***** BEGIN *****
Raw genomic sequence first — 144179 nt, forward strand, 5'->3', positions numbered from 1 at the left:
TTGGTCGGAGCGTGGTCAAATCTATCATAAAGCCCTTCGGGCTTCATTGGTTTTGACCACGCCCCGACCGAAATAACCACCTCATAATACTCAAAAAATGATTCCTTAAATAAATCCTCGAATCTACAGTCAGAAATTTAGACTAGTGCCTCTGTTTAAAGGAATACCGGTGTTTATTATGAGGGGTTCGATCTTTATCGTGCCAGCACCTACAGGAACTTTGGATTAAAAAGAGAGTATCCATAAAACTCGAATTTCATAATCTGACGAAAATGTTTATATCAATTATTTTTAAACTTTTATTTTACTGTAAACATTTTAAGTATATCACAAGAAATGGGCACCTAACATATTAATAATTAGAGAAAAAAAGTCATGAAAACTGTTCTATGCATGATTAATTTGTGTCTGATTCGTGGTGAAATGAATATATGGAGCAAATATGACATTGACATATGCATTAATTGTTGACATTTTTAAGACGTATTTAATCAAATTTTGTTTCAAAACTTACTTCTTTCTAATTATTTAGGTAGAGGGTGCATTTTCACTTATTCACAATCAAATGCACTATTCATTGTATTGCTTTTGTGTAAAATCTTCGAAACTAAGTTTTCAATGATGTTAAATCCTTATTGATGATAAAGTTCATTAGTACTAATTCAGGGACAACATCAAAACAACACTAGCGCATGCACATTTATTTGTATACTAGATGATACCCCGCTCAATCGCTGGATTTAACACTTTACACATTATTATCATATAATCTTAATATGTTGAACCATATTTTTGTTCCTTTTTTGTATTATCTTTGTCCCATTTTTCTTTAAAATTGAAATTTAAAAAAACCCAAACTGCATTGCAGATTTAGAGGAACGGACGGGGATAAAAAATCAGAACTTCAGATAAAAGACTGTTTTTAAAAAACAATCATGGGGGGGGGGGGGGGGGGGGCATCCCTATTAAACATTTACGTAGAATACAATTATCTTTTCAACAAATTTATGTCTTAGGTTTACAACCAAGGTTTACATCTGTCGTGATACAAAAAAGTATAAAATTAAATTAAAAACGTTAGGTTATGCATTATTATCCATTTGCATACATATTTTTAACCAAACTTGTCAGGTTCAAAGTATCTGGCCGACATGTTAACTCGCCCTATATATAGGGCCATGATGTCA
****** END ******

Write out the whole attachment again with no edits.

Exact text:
Raw genomic sequence first — 144179 nt, forward strand, 5'->3', positions numbered from 1 at the left:
TTGGTCGGAGCGTGGTCAAATCTATCATAAAGCCCTTCGGGCTTCATTGGTTTTGACCACGCCCCGACCGAAATAACCACCTCATAATACTCAAAAAATGATTCCTTAAATAAATCCTCGAATCTACAGTCAGAAATTTAGACTAGTGCCTCTGTTTAAAGGAATACCGGTGTTTATTATGAGGGGTTCGATCTTTATCGTGCCAGCACCTACAGGAACTTTGGATTAAAAAGAGAGTATCCATAAAACTCGAATTTCATAATCTGACGAAAATGTTTATATCAATTATTTTTAAACTTTTATTTTACTGTAAACATTTTAAGTATATCACAAGAAATGGGCACCTAACATATTAATAATTAGAGAAAAAAAGTCATGAAAACTGTTCTATGCATGATTAATTTGTGTCTGATTCGTGGTGAAATGAATATATGGAGCAAATATGACATTGACATATGCATTAATTGTTGACATTTTTAAGACGTATTTAATCAAATTTTGTTTCAAAACTTACTTCTTTCTAATTATTTAGGTAGAGGGTGCATTTTCACTTATTCACAATCAAATGCACTATTCATTGTATTGCTTTTGTGTAAAATCTTCGAAACTAAGTTTTCAATGATGTTAAATCCTTATTGATGATAAAGTTCATTAGTACTAATTCAGGGACAACATCAAAACAACACTAGCGCATGCACATTTATTTGTATACTAGATGATACCCCGCTCAATCGCTGGATTTAACACTTTACACATTATTATCATATAATCTTAATATGTTGAACCATATTTTTGTTCCTTTTTTGTATTATCTTTGTCCCATTTTTCTTTAAAATTGAAATTTAAAAAAACCCAAACTGCATTGCAGATTTAGAGGAACGGACGGGGATAAAAAATCAGAACTTCAGATAAAAGACTGTTTTTAAAAAACAATCATGGGGGGGGGGGGGGGGGGGGCATCCCTATTAAACATTTACGTAGAATACAATTATCTTTTCAACAAATTTATGTCTTAGGTTTACAACCAAGGTTTACATCTGTCGTGATACAAAAAAGTATAAAATTAAATTAAAAACGTTAGGTTATGCATTATTATCCATTTGCATACATATTTTTAACCAAACTTGTCAGGTTCAAAGTATCTGGCCGACATGTTAACTCGCCCTATATATAGGGCCATGATGTCA